Kaiden Schmidt, “Modeling and Simulation of Kairomone: Mediated Host Search in a Parasitic Isopod”
Mentor: Peter Hinow, Mathematical Sciences
Oral Presentation Block 2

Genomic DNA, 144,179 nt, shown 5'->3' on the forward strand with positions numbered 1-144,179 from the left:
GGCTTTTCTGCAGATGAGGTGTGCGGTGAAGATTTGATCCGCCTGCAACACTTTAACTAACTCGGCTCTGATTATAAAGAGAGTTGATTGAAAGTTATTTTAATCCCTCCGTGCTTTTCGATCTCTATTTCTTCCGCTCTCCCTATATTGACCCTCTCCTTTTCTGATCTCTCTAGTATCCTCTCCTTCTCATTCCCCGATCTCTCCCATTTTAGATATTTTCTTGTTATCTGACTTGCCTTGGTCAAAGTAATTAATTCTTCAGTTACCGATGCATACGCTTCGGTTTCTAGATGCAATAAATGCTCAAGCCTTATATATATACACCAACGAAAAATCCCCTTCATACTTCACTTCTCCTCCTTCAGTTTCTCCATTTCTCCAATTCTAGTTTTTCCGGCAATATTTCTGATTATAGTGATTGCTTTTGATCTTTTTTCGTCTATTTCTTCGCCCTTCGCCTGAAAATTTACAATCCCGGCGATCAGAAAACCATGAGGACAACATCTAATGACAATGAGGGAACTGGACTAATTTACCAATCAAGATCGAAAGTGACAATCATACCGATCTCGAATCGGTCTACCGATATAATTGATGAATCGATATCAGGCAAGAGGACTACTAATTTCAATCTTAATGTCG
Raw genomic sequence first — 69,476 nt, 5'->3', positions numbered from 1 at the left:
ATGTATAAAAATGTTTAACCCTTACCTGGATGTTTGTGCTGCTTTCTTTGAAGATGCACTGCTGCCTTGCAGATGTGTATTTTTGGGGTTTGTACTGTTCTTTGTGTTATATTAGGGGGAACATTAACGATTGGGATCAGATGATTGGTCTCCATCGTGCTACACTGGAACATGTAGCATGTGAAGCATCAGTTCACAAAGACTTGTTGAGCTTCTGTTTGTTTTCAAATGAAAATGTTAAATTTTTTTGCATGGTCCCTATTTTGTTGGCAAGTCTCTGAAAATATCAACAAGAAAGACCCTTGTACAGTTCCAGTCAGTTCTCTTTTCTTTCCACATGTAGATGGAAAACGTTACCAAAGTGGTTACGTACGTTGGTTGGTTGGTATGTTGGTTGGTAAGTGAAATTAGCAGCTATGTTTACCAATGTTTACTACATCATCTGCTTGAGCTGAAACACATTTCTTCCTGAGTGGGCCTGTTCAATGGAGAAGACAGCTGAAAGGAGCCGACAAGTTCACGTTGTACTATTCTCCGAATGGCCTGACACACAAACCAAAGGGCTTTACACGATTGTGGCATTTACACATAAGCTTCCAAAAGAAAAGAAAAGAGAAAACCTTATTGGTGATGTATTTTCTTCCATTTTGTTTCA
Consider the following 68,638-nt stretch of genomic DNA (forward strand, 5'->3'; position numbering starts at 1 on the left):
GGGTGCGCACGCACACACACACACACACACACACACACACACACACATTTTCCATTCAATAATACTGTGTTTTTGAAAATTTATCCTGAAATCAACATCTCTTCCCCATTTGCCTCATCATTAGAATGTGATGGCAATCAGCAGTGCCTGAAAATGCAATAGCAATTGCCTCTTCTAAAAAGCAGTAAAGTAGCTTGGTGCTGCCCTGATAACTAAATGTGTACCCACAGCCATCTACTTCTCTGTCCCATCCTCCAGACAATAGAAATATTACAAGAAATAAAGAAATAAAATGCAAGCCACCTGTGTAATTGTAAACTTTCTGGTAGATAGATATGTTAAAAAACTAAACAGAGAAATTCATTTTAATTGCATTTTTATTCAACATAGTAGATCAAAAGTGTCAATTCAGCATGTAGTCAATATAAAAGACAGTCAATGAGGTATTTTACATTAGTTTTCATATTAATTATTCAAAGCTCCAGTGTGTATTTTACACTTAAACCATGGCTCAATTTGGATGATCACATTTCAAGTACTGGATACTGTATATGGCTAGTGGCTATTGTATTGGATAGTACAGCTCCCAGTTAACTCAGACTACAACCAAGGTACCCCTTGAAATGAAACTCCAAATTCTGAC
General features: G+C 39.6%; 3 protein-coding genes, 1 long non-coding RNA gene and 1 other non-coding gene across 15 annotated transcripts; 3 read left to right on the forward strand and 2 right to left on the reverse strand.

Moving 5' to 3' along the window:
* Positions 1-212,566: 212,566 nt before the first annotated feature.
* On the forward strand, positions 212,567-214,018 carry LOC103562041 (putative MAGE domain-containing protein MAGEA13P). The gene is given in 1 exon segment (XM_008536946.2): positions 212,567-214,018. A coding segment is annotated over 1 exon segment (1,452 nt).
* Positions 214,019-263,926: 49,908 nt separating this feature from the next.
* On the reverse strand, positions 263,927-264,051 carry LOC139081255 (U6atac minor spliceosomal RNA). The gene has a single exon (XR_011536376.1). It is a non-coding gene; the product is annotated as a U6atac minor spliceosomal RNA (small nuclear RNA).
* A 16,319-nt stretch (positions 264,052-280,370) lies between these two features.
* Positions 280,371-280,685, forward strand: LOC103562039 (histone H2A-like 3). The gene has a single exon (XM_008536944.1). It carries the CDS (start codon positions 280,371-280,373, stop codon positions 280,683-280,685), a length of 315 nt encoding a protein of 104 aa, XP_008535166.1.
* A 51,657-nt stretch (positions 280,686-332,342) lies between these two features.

Many animals live in complex olfactory landscapes, exploiting chemical cues to locate food, mates and avoid predators. An example are small aquatic organisms with limited vision. When searching for a potential prey they can employ a gradient or plume of a chemical that is a signature of the prey. We are interested in the behavior of a parasitic isopod (1 mm long) in search of a coral reef fish, from which it needs a blood meal. We create and simulate an agent in order to investigate their respective advantages or disadvantages. Our thinking is inspired by the theory of Braitenberg vehicles, simple agents that can react to input of sensors. We use the Open-Source software Simbrain, which is a powerful tool for design and simulation of neural networks and agents equipped with such networks moving in virtual 2d landscapes. Simbrain can simulate an agent and a smell source. The simulated agent is equipped with two sensors that it uses to detect the chemical gradient and pursue the prey. The agent consists of a simple neural network. Several scenarios are simulated with variable parameters. The simulation consists of a simple neural network which guides the Braitenberg vehicle according to input from two sensors. Simbrain runs large numbers of trials and collects data on the success rate, path trajectory, and the time taken to reach the prey. This will provide insight into how isopods find prey. Further research could include optimizing more complex neural networks for which adaptations produce the greatest success in the host search hunt.